Tomato Pickle Recipe

This pickle is best made with indegenous tomatoes known as nati tomato in Karnataka and desi tomato in the hindi speaking states, which has a very short season. I’m sure other varieties of good quality tomatoes would work too.


1 kg ( 10 medium sized) tomatoes

15 dry red chillies

5 green chilies (or use more for a spicier version)

1 1/2 to 2 tsp salt or to taste

4 tsp packed tamarind

125 ml (1/2 cup) sesame (til) oil

1 tsp mustard seeds

1 1/4 tsp asafetida, divinded

1 1/2 tsp turmeric

1 tsp fenugreek seeds (methi) (dry roasted for a few seconds and crushed)


Wash tomatoes and cut into halves. Remove the eyes of the tomatoes.

Place the tomatoes in a sauce pan and cook covered without any water until the skin starts to peel. Peel off the skin and place in a food processor or blender and grind to a puree. With the help of a soup strainer remove the seeds and keep aside.

In the food processor or blender, place the red chili, green chili, 1/2 tsp salt and tamarind along with this tomato paste and blend again.

In a heavy bottomed wok or kadhai, heat til oil and add mustard seeds. When they pop add 1/2 tsp asafetida or hing, turmeric powder and the ground paste and allow to cook on low heat, stirring in between so that it does not stick to the bottom of the wok or pan.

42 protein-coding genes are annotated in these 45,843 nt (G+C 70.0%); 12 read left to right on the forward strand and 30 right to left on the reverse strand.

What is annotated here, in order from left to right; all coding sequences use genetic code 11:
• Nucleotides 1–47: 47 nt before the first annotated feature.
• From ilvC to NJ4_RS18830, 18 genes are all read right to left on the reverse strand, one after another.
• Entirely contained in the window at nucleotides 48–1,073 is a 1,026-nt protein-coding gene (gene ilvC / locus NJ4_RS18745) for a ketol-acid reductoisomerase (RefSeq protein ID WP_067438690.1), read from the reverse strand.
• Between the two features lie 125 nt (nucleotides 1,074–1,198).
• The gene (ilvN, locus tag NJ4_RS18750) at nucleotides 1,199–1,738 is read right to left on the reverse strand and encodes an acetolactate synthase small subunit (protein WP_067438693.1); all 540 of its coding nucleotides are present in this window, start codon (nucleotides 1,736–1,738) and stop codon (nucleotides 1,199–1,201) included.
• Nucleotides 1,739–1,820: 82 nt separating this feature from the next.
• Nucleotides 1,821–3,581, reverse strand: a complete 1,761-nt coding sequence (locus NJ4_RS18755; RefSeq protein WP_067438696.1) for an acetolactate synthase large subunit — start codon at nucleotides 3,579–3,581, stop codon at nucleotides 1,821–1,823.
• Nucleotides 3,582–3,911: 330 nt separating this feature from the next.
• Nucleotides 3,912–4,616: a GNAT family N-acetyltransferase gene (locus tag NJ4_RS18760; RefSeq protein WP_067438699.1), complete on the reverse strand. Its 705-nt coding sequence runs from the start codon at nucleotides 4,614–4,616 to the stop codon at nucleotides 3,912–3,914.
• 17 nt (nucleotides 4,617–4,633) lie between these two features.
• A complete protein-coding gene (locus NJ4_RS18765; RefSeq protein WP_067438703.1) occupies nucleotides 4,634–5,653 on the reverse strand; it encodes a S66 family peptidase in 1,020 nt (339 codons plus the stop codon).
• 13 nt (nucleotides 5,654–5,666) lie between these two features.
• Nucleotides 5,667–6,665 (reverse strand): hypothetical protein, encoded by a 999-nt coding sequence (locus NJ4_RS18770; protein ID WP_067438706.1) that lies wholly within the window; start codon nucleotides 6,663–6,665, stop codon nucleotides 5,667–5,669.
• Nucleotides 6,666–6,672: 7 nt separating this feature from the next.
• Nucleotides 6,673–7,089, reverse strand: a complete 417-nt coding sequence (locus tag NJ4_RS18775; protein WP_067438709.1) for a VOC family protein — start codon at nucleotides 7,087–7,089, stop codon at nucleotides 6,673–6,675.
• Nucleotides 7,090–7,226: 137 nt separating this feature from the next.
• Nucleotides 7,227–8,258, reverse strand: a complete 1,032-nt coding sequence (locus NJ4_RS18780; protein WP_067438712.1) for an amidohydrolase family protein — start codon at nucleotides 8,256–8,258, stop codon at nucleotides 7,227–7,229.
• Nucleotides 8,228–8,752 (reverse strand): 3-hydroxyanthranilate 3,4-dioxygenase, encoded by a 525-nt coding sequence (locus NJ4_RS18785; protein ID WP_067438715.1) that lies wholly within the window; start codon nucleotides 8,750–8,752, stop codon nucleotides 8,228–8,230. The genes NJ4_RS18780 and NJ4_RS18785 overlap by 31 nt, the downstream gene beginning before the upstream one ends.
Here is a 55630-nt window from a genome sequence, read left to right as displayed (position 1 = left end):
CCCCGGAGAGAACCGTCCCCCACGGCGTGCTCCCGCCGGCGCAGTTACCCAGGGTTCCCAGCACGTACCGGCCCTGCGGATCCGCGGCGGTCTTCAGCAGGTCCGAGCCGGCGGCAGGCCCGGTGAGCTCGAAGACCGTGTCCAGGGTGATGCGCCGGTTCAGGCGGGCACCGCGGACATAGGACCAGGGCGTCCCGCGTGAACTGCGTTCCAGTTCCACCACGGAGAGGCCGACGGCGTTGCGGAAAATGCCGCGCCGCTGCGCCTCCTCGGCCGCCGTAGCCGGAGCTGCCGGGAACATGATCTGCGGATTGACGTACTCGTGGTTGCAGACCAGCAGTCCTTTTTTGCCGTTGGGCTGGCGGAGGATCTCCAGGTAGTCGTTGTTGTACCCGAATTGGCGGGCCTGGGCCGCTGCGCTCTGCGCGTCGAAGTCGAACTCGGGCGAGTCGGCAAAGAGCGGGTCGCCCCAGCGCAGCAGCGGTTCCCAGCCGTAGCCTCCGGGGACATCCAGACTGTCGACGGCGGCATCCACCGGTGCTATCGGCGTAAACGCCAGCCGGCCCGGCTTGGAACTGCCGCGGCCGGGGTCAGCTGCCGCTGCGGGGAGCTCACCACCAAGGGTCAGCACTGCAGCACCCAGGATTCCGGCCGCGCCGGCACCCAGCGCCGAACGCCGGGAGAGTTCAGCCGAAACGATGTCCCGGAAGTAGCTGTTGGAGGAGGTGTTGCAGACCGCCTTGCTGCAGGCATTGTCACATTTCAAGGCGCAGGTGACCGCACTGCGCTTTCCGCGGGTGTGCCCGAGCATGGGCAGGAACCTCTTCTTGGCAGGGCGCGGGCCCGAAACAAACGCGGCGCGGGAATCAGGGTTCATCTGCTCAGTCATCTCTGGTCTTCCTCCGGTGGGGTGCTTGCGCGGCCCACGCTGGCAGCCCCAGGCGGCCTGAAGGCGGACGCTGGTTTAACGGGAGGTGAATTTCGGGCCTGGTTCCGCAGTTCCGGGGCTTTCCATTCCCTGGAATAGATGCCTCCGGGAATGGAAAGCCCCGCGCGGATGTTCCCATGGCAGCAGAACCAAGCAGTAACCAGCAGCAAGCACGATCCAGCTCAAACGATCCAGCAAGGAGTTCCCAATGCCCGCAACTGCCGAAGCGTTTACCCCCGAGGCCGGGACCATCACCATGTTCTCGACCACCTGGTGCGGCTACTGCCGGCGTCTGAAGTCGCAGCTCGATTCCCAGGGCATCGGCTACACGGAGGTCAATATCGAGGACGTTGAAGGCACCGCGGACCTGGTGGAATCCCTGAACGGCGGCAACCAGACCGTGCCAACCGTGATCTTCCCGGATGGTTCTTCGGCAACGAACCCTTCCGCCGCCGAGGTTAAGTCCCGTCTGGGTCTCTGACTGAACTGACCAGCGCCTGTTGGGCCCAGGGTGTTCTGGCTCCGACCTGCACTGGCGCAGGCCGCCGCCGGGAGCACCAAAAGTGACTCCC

When the pickle starts leaving oil add the roasted and crushed methi seeds and the remaining asafetida and salt.

Allow to cool and place in an airtight container. Store in the refrigerator.

P.S  This pickle has a tendency to splutter and splash while cooking making it a  messy affair. Using a thick bottomed vessel or pan and wearing gloves can help!

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47 thoughts on “Spicy Tomato Pickle

  1. family recipes passed down from generation to generation- fascinating. i love tomato pickle, everyone and every family seems to have their own version. i hope you'll share some other recipes from Mrs. J. lovely pics. x s

  2. My mom makes this same pickle and i must say it tastes great with steaming hot rice as well.. :)Nice pictures as usual !!

  3. Dear Anu,

    Thanks for this excellent recipe,I was really getting bored eating and serving the same type of pickels and chutnies,finally got something new,shall try this immedietly,and your statement that most of our generation gets tired with just managing day to day affairs and with routine activities. And makes me ask “along with the hereditary genes, why wasn’t the energy of these remarkable women transferred to us?”
    is soo very true I too was thinking the same that we really find it difficult to even manage the day to day affairs forget preparing something new.and our generation is full of health complications at such a small age,I really wish we had the same stamina that our previous 2 generations had.